18 U.S.C. 1341, makes it a Federal crime or offense for anyone to use the United States mails in carrying out a scheme to defraud.

A person can be found guilty of that offense only if all of the following facts are proved: First: That the person knowingly and willfully devised a scheme to defraud, or for obtaining money or property by means of false pretenses, representations or promises; and Second: That the person used the United States Postal Service by mailing, or by causing to be mailed, some matter or thing for the purpose of executing the scheme to defraud.

Hmmm?  Does the selling of mislabeled or incorrectly identified plants by a reasonable person with access to reasonable resources meet this burden?  I wonder!

Saturday, October 23, 2010

Buyer Beware - it gets worse!

Just when you thought it was safe to go back to eBay and buy plants I find another "mis-labeled" listing.  Hmmm?  Same grower as before.  Does this constitute a trend?

Here's Rob's Boolaroo as pictured on the hybridizer's website:

And here is Rob's Boolaroo (at least one eBay sellers' version of it).  Seriously, does this even look like a trailer?  You be the judge!  Personally, I'd be asking for a refund.

Buyer Beware! You're not getting what you're paying for...seriously!

I recently saw two listings on eBay, from two different sellers, for Rob's Fiddle Faddle that literally made me do a double take.  I couldn't believe that these two sellers who have feedback ratings of 4,764 and 2,684, respectively, would sell something that was so NOT Rob's Fiddle Faddle.  I realize mistakes in listings happen but when you list the same plant with the same picture multiple times is it still just a mere oversight? 

Here's a picture of Rob's Fiddle Faddle from the hybridizer's website.  The description, as seen in First Class is:  

Rob's Fiddle Faddle (7431) 10/06/1990 (R. Robinson) Semidouble rose-pink. Dark green, pointed, hairy, serrated/red back. Semiminiature


Now lets look at the first "version" of Rob's Fiddle Faddle that caught my eye.  Hmmm?  What's different?  Wow, nice variegation...except...Rob's Fiddle Faddle isn't variegated!

Lets look at the second "version" of Rob's Fiddle Faddle that caught my eye.  Wow!  It has the same variegation as the first "version".

If you bought this plant from these sellers as Rob's Fiddle Faddle, someone owes you a refund as you did not receive what you paid for!

Sunday, October 17, 2010

New Stuff Coming Soon...I Promise!

Yes, I've been missing in action from the blog for quite some time.  Quite honestly, I just haven't had the time between my "real" job, the two gift stores and of course, listing, selling and shipping violets on eBay.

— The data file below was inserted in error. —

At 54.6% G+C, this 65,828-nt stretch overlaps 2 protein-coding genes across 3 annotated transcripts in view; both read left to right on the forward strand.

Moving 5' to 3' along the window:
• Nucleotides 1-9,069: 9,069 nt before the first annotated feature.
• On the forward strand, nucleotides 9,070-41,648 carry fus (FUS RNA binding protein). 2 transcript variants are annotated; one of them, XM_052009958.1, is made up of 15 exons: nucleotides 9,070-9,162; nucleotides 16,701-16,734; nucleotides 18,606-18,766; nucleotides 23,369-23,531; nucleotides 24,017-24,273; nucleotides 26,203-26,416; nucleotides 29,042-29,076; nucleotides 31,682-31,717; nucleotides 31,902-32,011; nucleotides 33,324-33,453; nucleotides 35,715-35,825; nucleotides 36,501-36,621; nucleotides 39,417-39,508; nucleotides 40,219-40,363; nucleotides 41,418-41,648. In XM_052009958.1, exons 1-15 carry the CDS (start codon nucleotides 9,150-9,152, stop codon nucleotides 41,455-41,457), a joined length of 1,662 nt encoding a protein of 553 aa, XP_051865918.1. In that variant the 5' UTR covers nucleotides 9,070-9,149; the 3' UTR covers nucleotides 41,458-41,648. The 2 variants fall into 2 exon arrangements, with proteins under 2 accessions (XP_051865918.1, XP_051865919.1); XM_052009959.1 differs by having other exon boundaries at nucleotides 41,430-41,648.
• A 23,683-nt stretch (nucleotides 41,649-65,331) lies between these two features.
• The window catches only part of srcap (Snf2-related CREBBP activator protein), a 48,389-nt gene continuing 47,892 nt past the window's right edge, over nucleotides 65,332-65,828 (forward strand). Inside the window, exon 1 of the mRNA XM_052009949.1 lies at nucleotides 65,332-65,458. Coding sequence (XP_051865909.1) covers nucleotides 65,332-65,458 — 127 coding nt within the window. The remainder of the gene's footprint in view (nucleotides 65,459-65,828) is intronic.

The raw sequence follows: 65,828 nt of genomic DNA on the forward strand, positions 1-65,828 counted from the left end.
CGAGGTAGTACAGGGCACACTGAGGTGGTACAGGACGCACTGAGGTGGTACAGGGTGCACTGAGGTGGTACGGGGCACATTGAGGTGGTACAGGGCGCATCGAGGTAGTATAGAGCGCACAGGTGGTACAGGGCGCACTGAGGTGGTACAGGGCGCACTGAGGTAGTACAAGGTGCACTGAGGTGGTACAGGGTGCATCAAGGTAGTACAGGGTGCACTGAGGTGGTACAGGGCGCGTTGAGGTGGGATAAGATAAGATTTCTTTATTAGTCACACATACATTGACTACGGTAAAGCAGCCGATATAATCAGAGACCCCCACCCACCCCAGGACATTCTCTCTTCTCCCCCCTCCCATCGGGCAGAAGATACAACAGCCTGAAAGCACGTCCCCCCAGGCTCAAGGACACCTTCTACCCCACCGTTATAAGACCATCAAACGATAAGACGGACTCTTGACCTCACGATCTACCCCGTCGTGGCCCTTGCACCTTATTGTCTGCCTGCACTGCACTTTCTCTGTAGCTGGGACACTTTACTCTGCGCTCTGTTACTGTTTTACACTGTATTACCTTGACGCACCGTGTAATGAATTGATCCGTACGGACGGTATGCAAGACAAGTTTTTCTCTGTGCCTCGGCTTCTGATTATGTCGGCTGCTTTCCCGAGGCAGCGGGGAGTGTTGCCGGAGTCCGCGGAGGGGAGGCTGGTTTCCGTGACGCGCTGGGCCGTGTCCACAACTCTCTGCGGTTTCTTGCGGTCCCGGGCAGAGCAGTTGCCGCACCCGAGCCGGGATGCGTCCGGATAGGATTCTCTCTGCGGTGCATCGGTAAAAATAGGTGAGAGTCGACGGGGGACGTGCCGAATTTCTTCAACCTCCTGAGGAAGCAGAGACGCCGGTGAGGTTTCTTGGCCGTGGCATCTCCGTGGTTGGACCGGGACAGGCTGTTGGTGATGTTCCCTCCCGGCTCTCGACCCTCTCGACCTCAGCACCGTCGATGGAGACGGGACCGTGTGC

Fortunately (sort of) shipping season is coming to an end here very soon so I'll be able to focus more time on the blog.  My first new and grand article will be of the Texas State African Violet Convention that I'll be attending November 4-6.

Thanks for your patience...interesting stuff coming soon!

Wednesday, August 25, 2010

One is too many and twelve isn't enough or "Recognizing Violet Addiction"

  • If you're on a first name basis with the're a violet addict;
  • If the deli dish your potato salad came in is transformed into a water're a violet addict;
  • If the acrylic blanket you bought for the guest bedroom becomes're a violet addict;
  • If you can remember the names of your violets but not the names of your children's're a violet addict;
  • If the clear bakery containers get transformed into hot houses for your leaf're a violet addict;
  • If the bright lights from the plant stand next to your bed regularly wake you're a violet addict;
  • If you find yourself talking more about your newest violet rather than your newest're a violet addict;
  • If you spend more time reading the ingredients on the package of your violet fertilizer than the package of cereal you're're a violet addict;
  • If the yarn you purchased to make that special afghan becomes wicking for your're a violet addict!

Saturday, July 31, 2010

eBay's latest "Rules Change" - UGH!

One of these days I'll figure out why eBay does what it does - that day just isn't today!  Historically eBay allowed a seller with multiple bidders to send a 2nd Chance Offer to all non-winning bidders.  A 2nd Chance Offer allows non-winning bidders the opportunity to buy the item being sold at the non-winning bidders last bid price.

That certainly seemed to be a win-win for both the seller, the buyer and eBay (they get their 12% cut).  I guess eBay saw it differently.  eBay now only allows a seller to send ONE non-winning bidder a 2nd Chance Offer.

So, if you happen to bid on a listing of mine from time-to-time, don't hate me if you don't get a 2nd Chance Offer!

Sunday, July 18, 2010

Follow my hybridizing...coming soon!

I am in the process of creating a new page which will document the journey of a couple of my recent crosses.  The crosses have been made, the seed pods have matured and were recently harvested.

The page will document the life cycle of a hybridizing effort from initial pollination through the final selection of any seedlings worthy of continuing to propagate for potential naming and release.

I think you'll find the page to be both interesting and informative.  The goal of the page is to:

1.  Educate growers on how to successfully make a cross should they want to try it at home;